In our rebellious society, the more we’re told to do something, the less likely we’ll do it.

Gov. Andy Beshear made an executive order that went into effect on Friday at 5 p.m. We must wear masks in public in the commonwealth of Kentucky.

There’s something about our teenage-years attitude that sticks with us, because many of us had this initial response: Well, what if I don’t?

Beshear said he planned to give more details regarding the 30-day order on Friday, but usually the punishment for not heeding an executive order could include warnings and then fines.

Will we be fined for not wearing a mask in public?

Here’s our question: Why find out?

The primary pair of directions in the mandate are as follows:

• Wear masks in all indoor public spaces.

• Wear masks outdoors when social distance (6 feet apart) can’t be maintained.

In our view, the first part is much easier to follow than No. 2.

At this point, wearing a mask in a grocery store, convenient mart, pharmacy or even church should be common practice — simply considering it’s courteous to others. You’re truly protecting others more than you’re protecting yourself. For instance, if you’re an asymptomatic virus carrier holding the milk door open for an elderly lady at the supermarket, a mask will help prevent the transfer of the virus to that elderly lady, who could suffer much more devastating effects from COVID-19. So you’ve just accomplished two good deeds.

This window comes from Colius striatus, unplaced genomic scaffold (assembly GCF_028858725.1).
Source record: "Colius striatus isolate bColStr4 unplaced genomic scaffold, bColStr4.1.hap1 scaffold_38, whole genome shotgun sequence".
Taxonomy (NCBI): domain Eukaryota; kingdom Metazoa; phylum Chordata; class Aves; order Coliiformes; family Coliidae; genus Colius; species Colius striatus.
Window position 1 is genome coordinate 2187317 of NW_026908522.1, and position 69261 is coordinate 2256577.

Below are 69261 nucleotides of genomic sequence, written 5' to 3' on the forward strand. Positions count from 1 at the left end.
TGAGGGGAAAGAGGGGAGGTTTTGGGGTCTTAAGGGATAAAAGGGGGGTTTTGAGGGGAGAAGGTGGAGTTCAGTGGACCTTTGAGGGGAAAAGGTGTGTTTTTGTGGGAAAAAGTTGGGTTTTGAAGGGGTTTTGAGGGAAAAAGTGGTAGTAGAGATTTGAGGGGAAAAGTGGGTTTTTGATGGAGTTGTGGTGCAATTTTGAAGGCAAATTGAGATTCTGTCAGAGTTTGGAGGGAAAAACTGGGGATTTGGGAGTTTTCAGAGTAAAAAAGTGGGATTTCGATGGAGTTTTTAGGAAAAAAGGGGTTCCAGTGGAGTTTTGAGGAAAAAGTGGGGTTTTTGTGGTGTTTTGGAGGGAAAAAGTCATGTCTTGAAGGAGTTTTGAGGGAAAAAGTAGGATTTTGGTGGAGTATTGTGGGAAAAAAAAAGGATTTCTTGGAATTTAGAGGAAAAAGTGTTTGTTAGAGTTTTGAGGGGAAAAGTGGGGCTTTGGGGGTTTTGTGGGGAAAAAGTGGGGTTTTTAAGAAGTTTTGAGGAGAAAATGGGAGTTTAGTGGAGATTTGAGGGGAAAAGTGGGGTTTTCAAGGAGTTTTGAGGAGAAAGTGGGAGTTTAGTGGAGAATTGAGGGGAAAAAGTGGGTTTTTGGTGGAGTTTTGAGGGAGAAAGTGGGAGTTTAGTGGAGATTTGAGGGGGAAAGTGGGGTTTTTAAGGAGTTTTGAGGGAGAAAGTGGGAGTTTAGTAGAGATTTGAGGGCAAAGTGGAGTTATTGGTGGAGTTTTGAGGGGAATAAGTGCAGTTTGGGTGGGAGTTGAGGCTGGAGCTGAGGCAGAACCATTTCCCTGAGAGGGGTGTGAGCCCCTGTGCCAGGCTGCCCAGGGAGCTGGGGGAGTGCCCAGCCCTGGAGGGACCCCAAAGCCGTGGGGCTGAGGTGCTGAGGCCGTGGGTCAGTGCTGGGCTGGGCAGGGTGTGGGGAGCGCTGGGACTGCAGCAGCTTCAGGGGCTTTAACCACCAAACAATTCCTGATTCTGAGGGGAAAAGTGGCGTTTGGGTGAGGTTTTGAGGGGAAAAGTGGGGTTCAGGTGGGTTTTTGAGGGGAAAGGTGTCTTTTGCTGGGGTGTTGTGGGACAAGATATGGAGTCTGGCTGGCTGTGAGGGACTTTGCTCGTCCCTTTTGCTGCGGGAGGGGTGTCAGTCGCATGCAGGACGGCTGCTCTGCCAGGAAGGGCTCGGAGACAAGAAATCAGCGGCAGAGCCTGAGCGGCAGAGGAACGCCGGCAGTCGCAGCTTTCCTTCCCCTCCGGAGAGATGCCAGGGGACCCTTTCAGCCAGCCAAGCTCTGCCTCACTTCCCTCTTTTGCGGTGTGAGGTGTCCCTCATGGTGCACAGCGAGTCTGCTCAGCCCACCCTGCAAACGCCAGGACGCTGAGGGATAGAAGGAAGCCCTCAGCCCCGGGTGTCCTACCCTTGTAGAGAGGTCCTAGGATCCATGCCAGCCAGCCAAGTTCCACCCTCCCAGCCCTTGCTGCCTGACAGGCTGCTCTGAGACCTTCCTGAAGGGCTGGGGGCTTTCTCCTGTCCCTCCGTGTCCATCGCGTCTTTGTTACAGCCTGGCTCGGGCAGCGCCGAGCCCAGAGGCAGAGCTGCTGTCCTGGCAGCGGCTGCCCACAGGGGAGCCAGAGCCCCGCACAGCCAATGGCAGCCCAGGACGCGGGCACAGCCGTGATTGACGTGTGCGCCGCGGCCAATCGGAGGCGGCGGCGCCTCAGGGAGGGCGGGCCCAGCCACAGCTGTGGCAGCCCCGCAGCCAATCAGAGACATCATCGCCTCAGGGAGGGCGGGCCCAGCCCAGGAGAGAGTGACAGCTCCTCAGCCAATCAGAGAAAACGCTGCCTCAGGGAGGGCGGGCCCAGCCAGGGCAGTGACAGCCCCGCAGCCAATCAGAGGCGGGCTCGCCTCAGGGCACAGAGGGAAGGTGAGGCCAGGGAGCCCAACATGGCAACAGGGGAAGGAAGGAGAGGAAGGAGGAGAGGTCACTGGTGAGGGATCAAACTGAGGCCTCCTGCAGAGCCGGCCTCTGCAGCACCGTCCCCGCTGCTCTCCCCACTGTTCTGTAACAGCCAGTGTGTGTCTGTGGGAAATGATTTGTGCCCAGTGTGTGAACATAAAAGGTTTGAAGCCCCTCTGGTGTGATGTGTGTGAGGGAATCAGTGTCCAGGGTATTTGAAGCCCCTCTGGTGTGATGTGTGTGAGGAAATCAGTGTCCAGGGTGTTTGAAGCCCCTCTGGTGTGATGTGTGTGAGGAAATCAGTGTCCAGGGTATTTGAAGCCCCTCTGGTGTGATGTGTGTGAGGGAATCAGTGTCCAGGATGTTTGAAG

Granted, the outdoors part is tougher to which to adhere. Although it’s hot, many people don’t want to be holed up inside when the sun is shining and outdoor fun can be had — or work can be done.

Pay attention to the qualifier, though: when social distance can’t be maintained. In other words, let’s all use common sense.

Here’s how we can abide by the governor’s order:

• Think of others when you wear your mask. Don’t worry about how you look or how inconvenient it feels.

• Don’t breathe on each other. If you’re closer than 6 feet apart and want to chat with someone who isn’t a family member you’re around all the time, wear your mask.

• Wash your hands with soap and water often. Hand sanitizer is OK, but it’s not as effective.

• Be considerate. Remember the golden rule?

Politics aside, this is a public health issue. Whether or not we agree with the governor’s order is a moot point. Let’s look out for each other.

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